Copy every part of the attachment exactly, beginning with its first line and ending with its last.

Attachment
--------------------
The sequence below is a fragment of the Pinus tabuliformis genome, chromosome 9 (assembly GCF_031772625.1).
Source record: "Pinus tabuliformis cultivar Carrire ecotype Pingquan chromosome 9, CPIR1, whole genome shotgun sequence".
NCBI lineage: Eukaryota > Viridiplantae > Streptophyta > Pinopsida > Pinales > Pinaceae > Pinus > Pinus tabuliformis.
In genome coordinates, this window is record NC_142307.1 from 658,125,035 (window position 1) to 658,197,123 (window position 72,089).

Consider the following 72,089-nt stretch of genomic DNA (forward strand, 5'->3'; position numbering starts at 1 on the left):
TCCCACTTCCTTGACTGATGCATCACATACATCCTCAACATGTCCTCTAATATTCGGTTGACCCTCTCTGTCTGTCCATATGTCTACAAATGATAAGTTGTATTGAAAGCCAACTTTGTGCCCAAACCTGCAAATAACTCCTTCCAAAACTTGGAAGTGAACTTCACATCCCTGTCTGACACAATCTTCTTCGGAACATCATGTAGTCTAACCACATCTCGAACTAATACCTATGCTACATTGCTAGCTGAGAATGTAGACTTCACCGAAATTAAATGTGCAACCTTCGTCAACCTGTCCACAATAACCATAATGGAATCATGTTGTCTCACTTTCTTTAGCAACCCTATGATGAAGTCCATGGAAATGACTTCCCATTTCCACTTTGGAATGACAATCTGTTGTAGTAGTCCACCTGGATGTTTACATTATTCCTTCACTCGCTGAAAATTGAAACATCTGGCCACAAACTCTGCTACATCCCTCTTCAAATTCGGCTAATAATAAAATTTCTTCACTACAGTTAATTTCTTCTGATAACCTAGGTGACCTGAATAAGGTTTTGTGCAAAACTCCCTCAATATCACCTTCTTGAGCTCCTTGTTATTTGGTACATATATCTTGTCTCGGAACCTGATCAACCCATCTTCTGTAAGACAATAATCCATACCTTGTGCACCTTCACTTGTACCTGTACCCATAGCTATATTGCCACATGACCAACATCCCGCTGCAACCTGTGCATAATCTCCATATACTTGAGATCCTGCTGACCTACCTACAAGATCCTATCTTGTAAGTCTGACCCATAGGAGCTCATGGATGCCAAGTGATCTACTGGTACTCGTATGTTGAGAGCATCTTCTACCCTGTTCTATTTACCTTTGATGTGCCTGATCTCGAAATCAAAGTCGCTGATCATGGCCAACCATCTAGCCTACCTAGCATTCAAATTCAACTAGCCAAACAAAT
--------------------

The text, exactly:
The sequence below is a fragment of the Pinus tabuliformis genome, chromosome 9 (assembly GCF_031772625.1).
Source record: "Pinus tabuliformis cultivar Carrire ecotype Pingquan chromosome 9, CPIR1, whole genome shotgun sequence".
NCBI lineage: Eukaryota > Viridiplantae > Streptophyta > Pinopsida > Pinales > Pinaceae > Pinus > Pinus tabuliformis.
In genome coordinates, this window is record NC_142307.1 from 658,125,035 (window position 1) to 658,197,123 (window position 72,089).

Consider the following 72,089-nt stretch of genomic DNA (forward strand, 5'->3'; position numbering starts at 1 on the left):
TCCCACTTCCTTGACTGATGCATCACATACATCCTCAACATGTCCTCTAATATTCGGTTGACCCTCTCTGTCTGTCCATATGTCTACAAATGATAAGTTGTATTGAAAGCCAACTTTGTGCCCAAACCTGCAAATAACTCCTTCCAAAACTTGGAAGTGAACTTCACATCCCTGTCTGACACAATCTTCTTCGGAACATCATGTAGTCTAACCACATCTCGAACTAATACCTATGCTACATTGCTAGCTGAGAATGTAGACTTCACCGAAATTAAATGTGCAACCTTCGTCAACCTGTCCACAATAACCATAATGGAATCATGTTGTCTCACTTTCTTTAGCAACCCTATGATGAAGTCCATGGAAATGACTTCCCATTTCCACTTTGGAATGACAATCTGTTGTAGTAGTCCACCTGGATGTTTACATTATTCCTTCACTCGCTGAAAATTGAAACATCTGGCCACAAACTCTGCTACATCCCTCTTCAAATTCGGCTAATAATAAAATTTCTTCACTACAGTTAATTTCTTCTGATAACCTAGGTGACCTGAATAAGGTTTTGTGCAAAACTCCCTCAATATCACCTTCTTGAGCTCCTTGTTATTTGGTACATATATCTTGTCTCGGAACCTGATCAACCCATCTTCTGTAAGACAATAATCCATACCTTGTGCACCTTCACTTGTACCTGTACCCATAGCTATATTGCCACATGACCAACATCCCGCTGCAACCTGTGCATAATCTCCATATACTTGAGATCCTGCTGACCTACCTACAAGATCCTATCTTGTAAGTCTGACCCATAGGAGCTCATGGATGCCAAGTGATCTACTGGTACTCGTATGTTGAGAGCATCTTCTACCCTGTTCTATTTACCTTTGATGTGCCTGATCTCGAAATCAAAGTCGCTGATCATGGCCAACCATCTAGCCTACCTAGCATTCAAATTCAACTAGCCAAACAAAT